The Channel Tunnel Study Group was formed in 1957 to research the engineering and economic possibilities of a Channel Tunnel

The world’s leading engineering minds explored the potential for a bridge to France and conducted decades of painstaking research to lay the groundwork for the Channel Tunnel, a fascinating new exhibition shows.

Members of the Channel Tunnel Study Group carried out detailed geological and economic studies into the feasibility of the “Chunnel” from the 1950’s onwards. A selection of their work, which paved the way for it to open in May 1994, is on display at the University of Exeter to mark the Channel Tunnel’s 30th birthday. The exhibition – entitled “Sir Harold Harding’s Chunnel Vision” – features a range of items kept by the civil engineer, Sir Harold Harding, collected when he was joint consultant, with René Malcor, to the Channel Tunnel Study Group between 1958 and 1970.

The University of Exeter holds Sir Harold’s professional papers, which include reports, photographs, lantern slides and prints relating to exploratory works and investigations for a Channel Tunnel and Piccadilly Circus.

Many of the documents in the collection consist of Sir Harold’s copies of reports compiled by the Group, which provide fascinating insight into their investigations and studies. For example, a report to the Delegate of the Group, dated c 1960, shows the variety of considerations taken into account by the Group, including the works for boring twin rail tunnels, possible revenues, tourism statistics, ventilation, and even claustrophobia. Another volume, entitled “Persons & Organisations of Interest in Connection with the Channel Tunnel Project”, includes a press release of the Channel Tunnel Study Group, which announces the submission of the Group’s report – concluding that “a Channel tunnel or tube is now a practicable proposition both technically and financially” – to the British and French government in 1960. The volume also includes a map of the planned tunnels, as well as a biography of every person and organisation involved in the investigations between 1958 and 1960, including a biography of Harold Harding.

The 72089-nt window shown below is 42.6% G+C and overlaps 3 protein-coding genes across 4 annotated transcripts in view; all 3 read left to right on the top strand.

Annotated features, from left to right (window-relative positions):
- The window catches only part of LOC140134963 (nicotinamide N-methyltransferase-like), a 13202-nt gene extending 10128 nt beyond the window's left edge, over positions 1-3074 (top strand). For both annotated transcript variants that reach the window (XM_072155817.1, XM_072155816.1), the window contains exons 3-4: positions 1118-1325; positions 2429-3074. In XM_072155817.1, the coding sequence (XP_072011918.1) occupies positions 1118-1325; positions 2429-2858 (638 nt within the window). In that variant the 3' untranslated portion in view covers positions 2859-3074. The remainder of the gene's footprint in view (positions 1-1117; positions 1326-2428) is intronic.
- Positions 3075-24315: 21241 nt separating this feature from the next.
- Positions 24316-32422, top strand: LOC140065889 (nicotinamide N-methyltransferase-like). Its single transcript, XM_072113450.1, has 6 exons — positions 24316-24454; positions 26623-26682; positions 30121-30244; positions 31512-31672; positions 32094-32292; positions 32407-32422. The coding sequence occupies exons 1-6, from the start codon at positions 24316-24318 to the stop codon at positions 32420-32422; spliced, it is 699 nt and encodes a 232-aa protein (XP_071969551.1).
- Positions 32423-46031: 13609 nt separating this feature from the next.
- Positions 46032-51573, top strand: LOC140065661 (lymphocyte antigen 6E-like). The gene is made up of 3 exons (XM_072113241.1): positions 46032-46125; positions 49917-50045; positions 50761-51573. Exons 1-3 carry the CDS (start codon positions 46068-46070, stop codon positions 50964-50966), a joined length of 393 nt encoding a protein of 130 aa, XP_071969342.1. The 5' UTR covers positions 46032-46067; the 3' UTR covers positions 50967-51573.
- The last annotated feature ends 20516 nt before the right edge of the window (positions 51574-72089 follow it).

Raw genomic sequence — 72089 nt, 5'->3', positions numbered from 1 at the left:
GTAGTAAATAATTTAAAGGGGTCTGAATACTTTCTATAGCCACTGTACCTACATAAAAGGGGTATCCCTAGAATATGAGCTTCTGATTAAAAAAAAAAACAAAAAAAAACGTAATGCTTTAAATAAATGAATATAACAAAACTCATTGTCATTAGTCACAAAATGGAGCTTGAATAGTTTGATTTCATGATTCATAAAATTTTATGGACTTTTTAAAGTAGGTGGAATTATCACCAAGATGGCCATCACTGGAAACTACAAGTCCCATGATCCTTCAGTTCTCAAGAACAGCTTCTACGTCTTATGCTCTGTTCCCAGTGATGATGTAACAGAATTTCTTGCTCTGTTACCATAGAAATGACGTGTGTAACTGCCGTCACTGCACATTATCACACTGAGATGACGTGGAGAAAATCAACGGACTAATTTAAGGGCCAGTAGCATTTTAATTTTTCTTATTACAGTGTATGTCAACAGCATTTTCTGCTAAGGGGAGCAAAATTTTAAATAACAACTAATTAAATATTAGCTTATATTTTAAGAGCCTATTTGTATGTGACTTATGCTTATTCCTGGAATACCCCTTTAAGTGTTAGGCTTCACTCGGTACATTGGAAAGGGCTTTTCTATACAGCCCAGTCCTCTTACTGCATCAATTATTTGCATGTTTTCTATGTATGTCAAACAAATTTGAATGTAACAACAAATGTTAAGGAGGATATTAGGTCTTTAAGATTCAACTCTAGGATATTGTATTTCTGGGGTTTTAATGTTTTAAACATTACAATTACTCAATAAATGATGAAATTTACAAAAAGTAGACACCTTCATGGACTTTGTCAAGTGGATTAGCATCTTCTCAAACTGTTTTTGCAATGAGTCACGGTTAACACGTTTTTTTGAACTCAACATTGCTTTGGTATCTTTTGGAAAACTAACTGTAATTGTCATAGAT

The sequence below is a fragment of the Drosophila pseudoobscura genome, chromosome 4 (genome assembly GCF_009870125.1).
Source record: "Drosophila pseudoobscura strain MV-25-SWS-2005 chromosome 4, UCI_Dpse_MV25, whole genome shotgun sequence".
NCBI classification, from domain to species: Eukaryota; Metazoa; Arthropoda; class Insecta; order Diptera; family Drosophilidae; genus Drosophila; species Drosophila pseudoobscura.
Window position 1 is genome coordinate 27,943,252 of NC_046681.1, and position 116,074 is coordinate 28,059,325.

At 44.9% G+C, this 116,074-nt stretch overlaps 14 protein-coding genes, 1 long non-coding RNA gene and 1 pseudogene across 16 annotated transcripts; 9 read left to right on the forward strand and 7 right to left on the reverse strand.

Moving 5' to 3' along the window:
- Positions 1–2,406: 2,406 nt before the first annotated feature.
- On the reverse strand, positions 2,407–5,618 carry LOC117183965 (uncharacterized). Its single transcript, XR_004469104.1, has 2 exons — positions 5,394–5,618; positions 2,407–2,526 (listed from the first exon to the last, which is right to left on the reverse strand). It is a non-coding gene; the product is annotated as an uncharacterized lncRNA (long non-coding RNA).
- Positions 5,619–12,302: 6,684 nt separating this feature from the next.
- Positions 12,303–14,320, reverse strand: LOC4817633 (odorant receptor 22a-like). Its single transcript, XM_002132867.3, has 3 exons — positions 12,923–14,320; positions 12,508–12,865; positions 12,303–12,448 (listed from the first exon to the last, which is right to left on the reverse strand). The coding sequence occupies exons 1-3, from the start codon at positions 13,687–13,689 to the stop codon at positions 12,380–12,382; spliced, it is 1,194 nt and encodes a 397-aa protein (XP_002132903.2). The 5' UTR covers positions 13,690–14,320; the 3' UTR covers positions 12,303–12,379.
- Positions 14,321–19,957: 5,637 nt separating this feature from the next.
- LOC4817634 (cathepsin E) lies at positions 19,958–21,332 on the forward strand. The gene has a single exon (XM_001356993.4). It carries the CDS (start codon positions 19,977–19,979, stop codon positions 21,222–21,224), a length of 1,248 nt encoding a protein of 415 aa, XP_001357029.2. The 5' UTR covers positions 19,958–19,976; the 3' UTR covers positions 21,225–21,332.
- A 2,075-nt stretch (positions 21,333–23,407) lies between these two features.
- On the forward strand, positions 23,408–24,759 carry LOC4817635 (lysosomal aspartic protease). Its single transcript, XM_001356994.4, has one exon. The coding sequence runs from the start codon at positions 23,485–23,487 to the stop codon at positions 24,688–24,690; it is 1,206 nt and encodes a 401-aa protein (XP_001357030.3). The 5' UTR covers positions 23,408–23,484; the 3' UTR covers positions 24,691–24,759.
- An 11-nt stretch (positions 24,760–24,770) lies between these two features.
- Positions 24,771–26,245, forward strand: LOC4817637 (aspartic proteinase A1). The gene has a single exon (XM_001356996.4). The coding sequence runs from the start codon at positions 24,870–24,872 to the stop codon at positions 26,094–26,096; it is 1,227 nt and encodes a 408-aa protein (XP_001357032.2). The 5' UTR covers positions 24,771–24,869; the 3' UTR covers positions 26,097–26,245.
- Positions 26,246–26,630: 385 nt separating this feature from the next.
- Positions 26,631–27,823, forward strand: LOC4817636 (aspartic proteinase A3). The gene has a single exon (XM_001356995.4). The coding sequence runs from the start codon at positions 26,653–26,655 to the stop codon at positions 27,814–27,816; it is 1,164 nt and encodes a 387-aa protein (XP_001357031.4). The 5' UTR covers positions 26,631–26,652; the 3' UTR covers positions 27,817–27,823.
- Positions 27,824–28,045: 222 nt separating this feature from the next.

There are a number of fascinating photographs in the collection relating to the Study Group’s investigations in the late 1950s. These include photographs of a pumped-out shaft at Sangatte, France, which had originally been bored in 1882, as well as geological investigations of the lower chalk level of the earth’s core near the English shore. There are also a series of photographs of marine borings and sea bed investigations by Wimpey Central Laboratory for the Channel Tunnel Study Group.

In addition, Sir Harold kept several different publications relating to the Channel Tunnel, including articles published in journals and newspapers; leaflets educating the public on the benefits of a Channel Tunnel; and a report on the Tunnel presented to Parliament in 1973 by the Secretary of State for the Environment. The collection also includes a copy of ‘New Civil Engineer’ magazine, published a few decades later in February 1986, on which a photograph of Harding appears on the cover, pronounced as “Tunneller of the Century”. The magazine also includes an article about Sir Harold Harding, entitled “Chunnel Credit to Harding Vision”.

The exhibition has been created by Special Collections archivist Annie Price with the assistance of student volunteer Vanessa Wong. It is open to everyone and is expected to remain on display until summer 2024 in the Forum Library on the Streatham campus.

The Channel Tunnel Study Group was formed in 1957 to research the engineering and economic possibilities of a Channel Tunnel. Sir Harold was one of the key consultants to the Group. He and Rene Malcor led the investigations, which included boreholes on land, a geophysical survey, and pumping out and examining the experimental shaft at Sangatte in 1958, as well as an investigation of seabed conditions by Wimpey Central Laboratory in 1959. The Channel Tunnel Project was abandoned in 1975, but interest in a fixed cross channel link continued. The final deal was legally agreed in 1986.

Sir Harold began his career developing underground railways in and around London, notably the reconstruction of Piccadilly Circus Station between 1926 and 1929, and the construction of the Central Line from Bow Road to Leytonstone between 1936 and 1939. He worked on the model for Piccadilly Station with a student at the Slade School of Art, Sophie Helen Blair Leighton. They married in 1927 and had two sons and a daughter.

During the Second World War, he was responsible for defence works and emergency repairs to underground damage in London and in 1943-4 he organized the construction of petrol barges and floating monoliths used in the Normandy landings. He served as a member of the Aberfan disaster tribunal between 1966-1967.

He died in Topsham, Devon, on 27 March 1986.

The Sir Harold Harding papers are thought to have been originally donated to the University of Exeter’s Engineering department in c 1980 by Sir Harold as a teaching aid for students interested in tunnel projects. Since 2007, they have been looked after by the University Library’s Special Collections. They are available for everyone to access – for research, enjoyment, or interest.